Singapore Police warning letter is as good as toilet paper says filmmaker

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Mr Jolovan Wham, Executive Director of HOME (a Non-Government Organisation helping migrant workers in Singapore) organised a candle-lit vigil at Hong Lim Park in October last year to show solidarity with the ‘Umbrella Revolution’ in Hong Kong.

Soon after the vigil, the police suspecting that he had allowed foreigners to take part in it, investigated Mr Wham for organising the event. Foreigners are not allowed to participate in such gatherings unless a proper police permit for their participation is issued.

Mr Wham however, in publicising the vigil on Facebook and also at the start of the event, had clearly indicated the condition that foreigners and permanent residents could not take part in it without a police permit.

Following investigations, Mr Wham was verbally warned by the police in March this year and also cautioned at that time that similar leniency may not be extended to him in future. Mr Wham, believing that he had done nothing wrong, refused to sign the police’s Notice of Warning and expressed that he wished to consult his lawyer before signing it. He was also not given a copy of the Notice.

Two months later when Mr Wham enquired about the outcome of his case, he was told that a warning had been administered to him in March. The police later sent him a letter to say that he had been warned and the matter was treated as closed.

Mr Wham then applied for a judicial review to ask the Court to quash the police warning as he was concerned that the stern warning would cause severe prejudice against him.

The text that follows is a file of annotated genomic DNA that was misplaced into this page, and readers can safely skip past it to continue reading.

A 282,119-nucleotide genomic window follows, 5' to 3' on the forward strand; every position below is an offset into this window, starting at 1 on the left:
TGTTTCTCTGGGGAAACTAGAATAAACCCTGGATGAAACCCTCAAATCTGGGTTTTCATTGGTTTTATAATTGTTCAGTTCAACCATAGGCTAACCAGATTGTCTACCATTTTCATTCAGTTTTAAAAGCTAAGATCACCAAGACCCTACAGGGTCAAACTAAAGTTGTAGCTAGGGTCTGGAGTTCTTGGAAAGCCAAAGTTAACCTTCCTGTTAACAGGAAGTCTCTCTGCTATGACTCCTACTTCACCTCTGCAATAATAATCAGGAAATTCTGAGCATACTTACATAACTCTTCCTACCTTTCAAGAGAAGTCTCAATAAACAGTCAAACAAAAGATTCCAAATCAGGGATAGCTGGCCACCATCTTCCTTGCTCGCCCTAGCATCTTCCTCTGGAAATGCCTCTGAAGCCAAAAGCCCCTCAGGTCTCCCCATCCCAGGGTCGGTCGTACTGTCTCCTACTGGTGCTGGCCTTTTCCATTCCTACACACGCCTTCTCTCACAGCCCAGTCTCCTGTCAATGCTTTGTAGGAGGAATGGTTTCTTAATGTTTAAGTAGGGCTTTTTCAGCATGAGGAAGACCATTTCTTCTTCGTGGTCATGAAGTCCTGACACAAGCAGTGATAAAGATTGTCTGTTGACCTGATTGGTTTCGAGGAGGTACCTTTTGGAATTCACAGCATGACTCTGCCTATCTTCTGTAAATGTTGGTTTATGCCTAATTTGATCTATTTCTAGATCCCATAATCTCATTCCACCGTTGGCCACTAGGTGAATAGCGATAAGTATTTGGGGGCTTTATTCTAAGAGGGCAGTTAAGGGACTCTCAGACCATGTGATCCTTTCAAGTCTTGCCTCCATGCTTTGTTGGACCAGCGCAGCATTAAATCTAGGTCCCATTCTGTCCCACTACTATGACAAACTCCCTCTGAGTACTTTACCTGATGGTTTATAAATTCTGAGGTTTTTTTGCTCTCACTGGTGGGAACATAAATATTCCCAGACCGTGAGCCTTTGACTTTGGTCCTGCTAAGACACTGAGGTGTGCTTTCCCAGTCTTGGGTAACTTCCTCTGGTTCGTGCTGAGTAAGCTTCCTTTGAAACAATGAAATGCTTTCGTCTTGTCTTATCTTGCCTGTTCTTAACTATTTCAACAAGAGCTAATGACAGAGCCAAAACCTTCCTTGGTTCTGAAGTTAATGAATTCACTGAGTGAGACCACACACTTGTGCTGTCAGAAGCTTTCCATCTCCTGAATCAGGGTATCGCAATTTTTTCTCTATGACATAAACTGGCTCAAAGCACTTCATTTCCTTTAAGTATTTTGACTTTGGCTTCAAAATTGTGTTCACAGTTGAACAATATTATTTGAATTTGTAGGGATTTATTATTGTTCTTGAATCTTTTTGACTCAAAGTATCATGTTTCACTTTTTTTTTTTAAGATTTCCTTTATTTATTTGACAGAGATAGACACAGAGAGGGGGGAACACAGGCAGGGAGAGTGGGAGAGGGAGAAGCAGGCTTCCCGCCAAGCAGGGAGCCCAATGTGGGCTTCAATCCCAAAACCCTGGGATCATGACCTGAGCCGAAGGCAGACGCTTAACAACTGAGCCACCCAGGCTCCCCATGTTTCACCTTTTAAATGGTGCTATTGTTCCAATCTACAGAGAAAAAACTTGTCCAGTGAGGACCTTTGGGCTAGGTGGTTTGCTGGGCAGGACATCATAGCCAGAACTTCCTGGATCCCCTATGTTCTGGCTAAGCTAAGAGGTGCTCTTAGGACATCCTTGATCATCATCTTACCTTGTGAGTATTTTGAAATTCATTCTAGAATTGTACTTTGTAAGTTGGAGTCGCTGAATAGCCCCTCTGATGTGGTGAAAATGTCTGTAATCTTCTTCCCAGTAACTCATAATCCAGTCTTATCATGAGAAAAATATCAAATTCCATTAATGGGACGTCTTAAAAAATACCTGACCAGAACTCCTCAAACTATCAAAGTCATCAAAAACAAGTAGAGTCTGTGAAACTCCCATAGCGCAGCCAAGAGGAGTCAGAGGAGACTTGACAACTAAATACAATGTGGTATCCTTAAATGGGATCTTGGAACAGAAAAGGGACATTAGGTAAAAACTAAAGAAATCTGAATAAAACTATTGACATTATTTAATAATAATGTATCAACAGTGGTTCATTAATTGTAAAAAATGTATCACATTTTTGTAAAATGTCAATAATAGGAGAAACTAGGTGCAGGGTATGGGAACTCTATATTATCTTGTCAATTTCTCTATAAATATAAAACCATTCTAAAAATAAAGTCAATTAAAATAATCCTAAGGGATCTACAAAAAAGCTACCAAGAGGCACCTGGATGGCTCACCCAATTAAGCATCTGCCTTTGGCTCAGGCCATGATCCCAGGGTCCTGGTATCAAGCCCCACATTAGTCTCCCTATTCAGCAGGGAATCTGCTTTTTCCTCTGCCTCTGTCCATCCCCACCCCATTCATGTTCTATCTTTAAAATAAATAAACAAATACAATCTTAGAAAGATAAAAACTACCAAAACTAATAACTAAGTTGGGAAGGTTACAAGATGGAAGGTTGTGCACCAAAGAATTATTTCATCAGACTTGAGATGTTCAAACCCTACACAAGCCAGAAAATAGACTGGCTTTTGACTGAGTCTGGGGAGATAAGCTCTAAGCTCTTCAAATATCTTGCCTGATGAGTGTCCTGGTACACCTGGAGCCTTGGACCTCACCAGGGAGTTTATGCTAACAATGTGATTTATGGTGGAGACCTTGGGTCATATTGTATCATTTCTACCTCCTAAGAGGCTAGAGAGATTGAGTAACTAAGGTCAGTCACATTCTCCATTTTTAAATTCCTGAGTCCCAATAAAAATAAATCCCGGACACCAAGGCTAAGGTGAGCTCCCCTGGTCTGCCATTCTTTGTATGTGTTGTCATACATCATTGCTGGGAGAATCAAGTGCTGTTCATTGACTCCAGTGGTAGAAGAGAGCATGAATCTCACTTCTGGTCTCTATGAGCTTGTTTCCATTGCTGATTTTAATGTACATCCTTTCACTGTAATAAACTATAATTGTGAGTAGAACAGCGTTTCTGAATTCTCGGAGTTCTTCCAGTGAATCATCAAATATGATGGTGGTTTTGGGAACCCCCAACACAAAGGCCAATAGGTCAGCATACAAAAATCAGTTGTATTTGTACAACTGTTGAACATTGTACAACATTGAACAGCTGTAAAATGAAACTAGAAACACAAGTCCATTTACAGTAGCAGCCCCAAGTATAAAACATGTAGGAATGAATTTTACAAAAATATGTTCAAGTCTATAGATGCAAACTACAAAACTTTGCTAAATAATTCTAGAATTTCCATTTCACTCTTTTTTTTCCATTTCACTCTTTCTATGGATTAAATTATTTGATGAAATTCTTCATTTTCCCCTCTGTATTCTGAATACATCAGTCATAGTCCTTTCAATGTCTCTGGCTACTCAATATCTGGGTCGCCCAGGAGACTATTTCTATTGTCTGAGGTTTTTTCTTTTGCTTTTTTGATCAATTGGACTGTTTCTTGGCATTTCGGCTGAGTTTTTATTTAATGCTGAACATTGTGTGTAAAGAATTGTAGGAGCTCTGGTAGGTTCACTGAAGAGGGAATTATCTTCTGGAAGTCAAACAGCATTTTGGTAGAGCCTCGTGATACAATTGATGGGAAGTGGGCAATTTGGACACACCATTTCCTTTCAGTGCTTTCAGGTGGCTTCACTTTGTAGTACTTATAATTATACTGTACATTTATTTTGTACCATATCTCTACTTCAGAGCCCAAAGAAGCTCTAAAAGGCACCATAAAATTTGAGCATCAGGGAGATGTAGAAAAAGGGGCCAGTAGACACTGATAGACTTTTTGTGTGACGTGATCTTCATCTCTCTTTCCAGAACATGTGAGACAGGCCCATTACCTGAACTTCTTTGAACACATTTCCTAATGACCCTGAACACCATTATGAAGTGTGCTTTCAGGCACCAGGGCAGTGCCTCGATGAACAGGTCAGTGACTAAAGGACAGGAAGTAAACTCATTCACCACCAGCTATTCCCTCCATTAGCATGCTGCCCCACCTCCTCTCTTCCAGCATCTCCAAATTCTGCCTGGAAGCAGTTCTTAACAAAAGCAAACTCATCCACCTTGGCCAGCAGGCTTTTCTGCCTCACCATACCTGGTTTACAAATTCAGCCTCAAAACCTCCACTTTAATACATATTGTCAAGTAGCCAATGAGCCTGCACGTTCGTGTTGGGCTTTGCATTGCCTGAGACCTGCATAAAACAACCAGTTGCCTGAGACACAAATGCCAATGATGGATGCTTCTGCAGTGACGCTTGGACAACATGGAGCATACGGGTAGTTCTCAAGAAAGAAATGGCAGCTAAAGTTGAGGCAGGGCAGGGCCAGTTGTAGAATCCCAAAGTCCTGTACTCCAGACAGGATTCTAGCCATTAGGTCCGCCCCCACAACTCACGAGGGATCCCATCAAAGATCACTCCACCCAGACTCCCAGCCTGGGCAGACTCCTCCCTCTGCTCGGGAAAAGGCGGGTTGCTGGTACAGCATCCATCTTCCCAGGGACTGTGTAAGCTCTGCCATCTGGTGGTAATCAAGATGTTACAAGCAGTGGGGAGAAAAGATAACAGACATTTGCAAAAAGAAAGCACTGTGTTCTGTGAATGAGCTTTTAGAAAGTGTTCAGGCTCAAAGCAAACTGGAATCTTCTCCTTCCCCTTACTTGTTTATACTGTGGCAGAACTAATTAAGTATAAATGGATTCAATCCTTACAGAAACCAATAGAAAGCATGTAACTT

A warning is just a communication of possible consequences if the recipient continues the forbidden conduct, Senior State Counsel Francis Ng pointed out at a hearing last month. Mr Wham’s lawyer, Mr Choo Zhengxi, countered Mr Ng that the police warning could increase his chances of being prosecuted in the future as it showed that his client has committed an offence.

In the judgment released on 24 December 2015, Justice Woo Bih Li dismissed Mr Wham’s application on the grounds that there was nothing for the Court to quash as the police warning had no legal effect on the Recipient and was non-binding.

The Judge further pointed out that the “Court is not entitled to treat a warning as an antecedent or an aggravating factor for the purpose of sentencing a recipient who is subsequently convicted”.

The Judge also flagged the terms “warning” and “stern warning” which the Attorney-General’s Chambers had used interchangeably in their Notice to Mr Wham. The document meant for Mr Wham was headed “Notice of Warning” but the content referred to a “stern warning”. He commented that if there was a difference between the two terms, and that the terms should not be used interchangeably.

Commenting on the judgment filmmaker Martyn See who was issued a police warning letter for making the movie ‘Singapore Rebel‘ said, “The High Court has just ruled that such warnings are as good as toilet paper”.

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